And, that was very gallant of you to let your wife cross the finish line 2/10ths of a second in front of you.

This older question will give you some more input.
Hello David:

My name is xxxxxxx xxxxxxxxxx and I'm looking for a tax accountant who is well versed in Canada/US tax issues. I am a dual citizen currently residing in Washington state. I am an airline pilot and began working for Air Canada based out of Vancouver at the start of 2007. Prior to this I was employed by a US carrier. I will need to file both Canadian and US tax returns, and need guidance and assistance with filing my returns for 2007. Please get back to me at your earliest convenience and let me know if this is something you could help me with.


david ingram replies:

That is what we do.

Over the years i have dealt with over 100 CPA, CAIL, Air Canada and Western Airline pilots doing what you are doing.

We also have dealt with some 200 cabin crew in the same situation although they are now few and far between.

If you are flying domestic in Canada, it is more complicated than if you are flying international.

If flying domestic, each flight you make has to be prorated between the provinces you land in.

As an example.

If you  fly from Vancouver to Calgary, half the flight is credited to Alberta and half to BC. 
If you then fly from Calgary to Toronto, 1/2 goes to Alberta and 1./2 to Ontario.
Toronto to Ottawa and back to Toronto all goes to Ontario. 
Toronto to Chicago gives about 8% to Ontario and the US gets the rest. 
Chicago to Calgary gets about 8% to Alberta and the rest to the US
Calgary to Vancouver is half to Alberta and one half to BC.

You will be looking at a minimum of $1,500 and likely more if domestic as a fee.

If you are flying internationally, it is a little easier because there are less pro-rations necessary and it would be cheaper..


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This is not intended to be definitive but in general I am quoting $900 to $3,000 for a dual country tax return.

$900 would be one T4 slip one W2 slip one or two interest slips and you lived in one country only (but were filing both countries) - no self employment or rentals or capital gains - you did not move into or out of the country in this year.
$1,200 would be the same with one rental
$1,300 would be the same with one business no rental
$1,300 would be the minimum with a move in or out of the country. These are complicated because of the back and forth foreign tax credits. - The IRS says a foreign tax credit takes 1 hour and 53 minutes.
$1,600 would be the minimum with a rental or two in the country you do not live in or a rental and a business and foreign tax credits  no move in or out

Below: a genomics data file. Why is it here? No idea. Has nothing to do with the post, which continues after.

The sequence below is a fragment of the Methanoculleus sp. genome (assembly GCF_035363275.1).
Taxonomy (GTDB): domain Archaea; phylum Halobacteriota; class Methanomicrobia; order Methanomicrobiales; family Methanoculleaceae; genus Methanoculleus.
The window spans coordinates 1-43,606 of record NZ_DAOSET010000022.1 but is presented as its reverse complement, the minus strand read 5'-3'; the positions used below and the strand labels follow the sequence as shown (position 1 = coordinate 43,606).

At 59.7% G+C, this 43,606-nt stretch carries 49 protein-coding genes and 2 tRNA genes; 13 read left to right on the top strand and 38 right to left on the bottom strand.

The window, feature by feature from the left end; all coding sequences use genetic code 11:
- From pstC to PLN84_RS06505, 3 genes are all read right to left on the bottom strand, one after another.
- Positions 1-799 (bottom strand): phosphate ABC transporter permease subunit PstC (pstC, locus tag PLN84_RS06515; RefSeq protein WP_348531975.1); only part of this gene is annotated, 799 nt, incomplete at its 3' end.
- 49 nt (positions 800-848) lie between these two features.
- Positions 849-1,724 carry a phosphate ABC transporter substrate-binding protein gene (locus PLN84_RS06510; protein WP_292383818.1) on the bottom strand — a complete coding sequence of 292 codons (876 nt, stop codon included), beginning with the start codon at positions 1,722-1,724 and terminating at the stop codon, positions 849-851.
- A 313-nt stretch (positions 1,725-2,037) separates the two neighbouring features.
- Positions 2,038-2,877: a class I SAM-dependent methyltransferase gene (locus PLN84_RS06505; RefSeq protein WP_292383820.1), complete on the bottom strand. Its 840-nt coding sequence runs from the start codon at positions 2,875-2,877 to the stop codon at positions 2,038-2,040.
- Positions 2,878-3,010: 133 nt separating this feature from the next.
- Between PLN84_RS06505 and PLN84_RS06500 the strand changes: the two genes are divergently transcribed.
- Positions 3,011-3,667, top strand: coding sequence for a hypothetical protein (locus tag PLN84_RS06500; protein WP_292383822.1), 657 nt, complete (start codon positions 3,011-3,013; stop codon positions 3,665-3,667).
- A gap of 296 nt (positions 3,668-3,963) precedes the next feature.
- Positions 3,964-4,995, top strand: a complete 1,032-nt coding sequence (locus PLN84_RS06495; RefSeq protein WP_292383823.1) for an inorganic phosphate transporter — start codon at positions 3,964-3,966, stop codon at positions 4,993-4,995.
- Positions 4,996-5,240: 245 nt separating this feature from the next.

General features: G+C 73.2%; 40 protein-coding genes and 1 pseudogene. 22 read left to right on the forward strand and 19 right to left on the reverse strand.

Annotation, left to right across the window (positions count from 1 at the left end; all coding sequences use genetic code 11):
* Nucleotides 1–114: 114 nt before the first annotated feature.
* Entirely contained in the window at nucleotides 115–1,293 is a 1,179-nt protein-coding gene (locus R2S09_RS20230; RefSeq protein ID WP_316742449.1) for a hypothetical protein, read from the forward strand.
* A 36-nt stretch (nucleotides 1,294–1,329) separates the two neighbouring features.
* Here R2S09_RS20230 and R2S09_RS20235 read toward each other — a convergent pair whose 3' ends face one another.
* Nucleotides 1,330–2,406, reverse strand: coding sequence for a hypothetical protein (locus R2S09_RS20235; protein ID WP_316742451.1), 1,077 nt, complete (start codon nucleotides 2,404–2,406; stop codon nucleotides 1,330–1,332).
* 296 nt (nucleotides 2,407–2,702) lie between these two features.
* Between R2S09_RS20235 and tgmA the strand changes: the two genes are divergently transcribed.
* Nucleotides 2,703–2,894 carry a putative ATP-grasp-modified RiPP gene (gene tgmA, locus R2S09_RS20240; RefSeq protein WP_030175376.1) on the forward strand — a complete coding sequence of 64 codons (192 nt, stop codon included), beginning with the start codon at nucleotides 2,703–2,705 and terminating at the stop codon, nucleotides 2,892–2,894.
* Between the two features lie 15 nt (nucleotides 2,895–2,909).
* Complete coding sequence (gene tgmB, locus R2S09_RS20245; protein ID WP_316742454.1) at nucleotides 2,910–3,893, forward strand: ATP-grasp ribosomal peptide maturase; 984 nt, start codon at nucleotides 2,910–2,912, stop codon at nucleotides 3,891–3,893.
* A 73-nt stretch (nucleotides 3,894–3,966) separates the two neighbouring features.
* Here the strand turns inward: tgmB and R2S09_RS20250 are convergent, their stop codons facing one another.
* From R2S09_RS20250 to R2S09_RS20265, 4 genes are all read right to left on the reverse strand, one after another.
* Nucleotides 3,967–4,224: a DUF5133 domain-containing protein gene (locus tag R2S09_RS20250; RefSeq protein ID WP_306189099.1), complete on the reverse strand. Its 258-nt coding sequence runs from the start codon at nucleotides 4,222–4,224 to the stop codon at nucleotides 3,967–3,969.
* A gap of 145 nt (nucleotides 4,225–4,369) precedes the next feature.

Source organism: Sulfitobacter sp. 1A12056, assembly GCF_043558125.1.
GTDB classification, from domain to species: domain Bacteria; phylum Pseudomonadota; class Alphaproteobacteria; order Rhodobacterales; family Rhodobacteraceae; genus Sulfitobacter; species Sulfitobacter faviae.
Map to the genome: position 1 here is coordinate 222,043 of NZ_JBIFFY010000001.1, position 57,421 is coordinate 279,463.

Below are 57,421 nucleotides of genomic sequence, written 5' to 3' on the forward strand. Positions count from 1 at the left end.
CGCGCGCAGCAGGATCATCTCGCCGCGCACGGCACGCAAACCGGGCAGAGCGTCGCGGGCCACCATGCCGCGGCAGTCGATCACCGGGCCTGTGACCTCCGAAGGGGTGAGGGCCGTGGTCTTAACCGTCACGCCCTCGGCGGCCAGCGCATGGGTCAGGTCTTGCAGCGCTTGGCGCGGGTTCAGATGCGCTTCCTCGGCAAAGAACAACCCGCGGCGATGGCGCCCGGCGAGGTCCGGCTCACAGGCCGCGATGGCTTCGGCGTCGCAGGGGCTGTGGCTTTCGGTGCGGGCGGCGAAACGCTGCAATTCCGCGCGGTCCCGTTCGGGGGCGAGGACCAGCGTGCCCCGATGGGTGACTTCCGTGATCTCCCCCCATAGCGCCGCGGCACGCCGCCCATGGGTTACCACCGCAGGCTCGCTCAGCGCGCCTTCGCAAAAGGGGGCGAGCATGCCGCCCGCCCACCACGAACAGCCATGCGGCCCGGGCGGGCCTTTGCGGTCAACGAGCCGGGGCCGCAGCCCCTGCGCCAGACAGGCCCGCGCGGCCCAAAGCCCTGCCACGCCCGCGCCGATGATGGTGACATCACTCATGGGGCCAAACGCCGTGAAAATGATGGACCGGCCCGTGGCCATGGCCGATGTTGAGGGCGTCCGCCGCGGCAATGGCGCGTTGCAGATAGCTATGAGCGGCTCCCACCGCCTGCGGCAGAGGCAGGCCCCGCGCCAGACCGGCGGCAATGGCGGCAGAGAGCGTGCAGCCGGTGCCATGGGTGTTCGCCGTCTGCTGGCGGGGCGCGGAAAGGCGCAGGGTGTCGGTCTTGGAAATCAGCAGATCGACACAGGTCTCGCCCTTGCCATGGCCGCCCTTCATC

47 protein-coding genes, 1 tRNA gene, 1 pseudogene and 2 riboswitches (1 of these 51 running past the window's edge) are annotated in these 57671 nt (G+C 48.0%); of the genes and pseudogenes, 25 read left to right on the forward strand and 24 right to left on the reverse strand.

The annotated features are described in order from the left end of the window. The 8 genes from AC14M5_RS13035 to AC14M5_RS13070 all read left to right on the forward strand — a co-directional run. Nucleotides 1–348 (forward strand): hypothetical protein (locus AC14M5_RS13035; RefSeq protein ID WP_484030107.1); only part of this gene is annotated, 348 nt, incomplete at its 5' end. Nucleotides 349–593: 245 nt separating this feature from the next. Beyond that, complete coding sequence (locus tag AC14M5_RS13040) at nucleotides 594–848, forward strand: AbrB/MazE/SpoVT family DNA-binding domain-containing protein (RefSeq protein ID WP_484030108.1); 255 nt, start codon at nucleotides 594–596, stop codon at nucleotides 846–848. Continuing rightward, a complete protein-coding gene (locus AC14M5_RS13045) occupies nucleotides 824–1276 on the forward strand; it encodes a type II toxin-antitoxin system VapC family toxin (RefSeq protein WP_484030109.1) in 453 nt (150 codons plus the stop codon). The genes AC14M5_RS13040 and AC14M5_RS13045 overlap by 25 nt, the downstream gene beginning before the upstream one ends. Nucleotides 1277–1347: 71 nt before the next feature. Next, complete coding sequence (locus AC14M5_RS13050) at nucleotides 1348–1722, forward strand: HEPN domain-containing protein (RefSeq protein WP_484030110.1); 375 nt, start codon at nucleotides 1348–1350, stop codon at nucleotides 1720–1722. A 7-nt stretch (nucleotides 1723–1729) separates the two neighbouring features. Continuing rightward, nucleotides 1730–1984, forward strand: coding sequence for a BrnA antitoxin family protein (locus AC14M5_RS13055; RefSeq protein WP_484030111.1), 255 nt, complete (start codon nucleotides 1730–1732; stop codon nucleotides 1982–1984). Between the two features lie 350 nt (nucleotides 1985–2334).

$1,700 would be for two people with income from two countries

$3,000 would be all of the above and you moved in and out of the country.
This is just a guideline for US / Canadian returns
We will still prepare Canadian only (lives in Canada, no US connection period) with two or three slips and no capital gains, etc. for $200.00 up. However, if you have a stack of 1099, or T3 or T4A or T5 or K1 reporting forms, expect to pay an average of $10.00 each with up to $50.00 for a K1 or T5013 or T5008 or T101 --- Income trusts with amounts in box 42 are an even larger problem and will be more expensive. - i.e. 20 information slips will be at least $350.00
With a Rental for $400, two or three rentals for $550 to $700 (i.e. $150 per rental) First year Rental - plus $250.
A Business for $400 - Rental and business likely $550 to $700
And an American only (lives in the US with no Canadian income or filing period) with about the same things in the same range with a little bit more if there is a state return.
Moving in or out of the country or part year earnings in the US will ALWAYS be $900 and up.
TDF 90-22.1 forms are $50 for the first and $25.00 each after that when part of a tax return.
8891 forms are generally $50.00 to $100.00 each.
18 RRSPs would be $900.00 - (maybe amalgamate a couple)
Capital gains *sales)  are likely $50.00 for the first and $20.00 each after that.

Catch - up returns for the US where we use the Canadian return as a guide for seven years at a time will be from $150 to $600.00 per year depending upon numbers of bank accounts, RRSP's, existence of rental houses, self employment, etc. Note that these returns tend to be informational rather than taxable.  In fact, if there are children involved, we usually get refunds of $1,000 per child per year for 3 years.  We have done several catch-ups where the client has received as much as $6,000 back for an $1,800 bill and one recently with 6 children is resulting in over $12,000 refund. 

Email and Faxed information is convenient for the sender but very time consuming and hard to keep track of when they come in multiple files.  As of May 1, 2008, we will charge or be charging a surcharge for information that comes in more than two files.  It can take us a valuable hour or more  to try and put together the file when someone sends 10 emails or 15 attachments, etc. We had one return with over 50 faxes and emails for instance. 

This is a guideline not etched in stone.  If you do your own TDF-90 forms, it is to your advantage. However, if we put them in the first year, the computer carries them forward beautifully.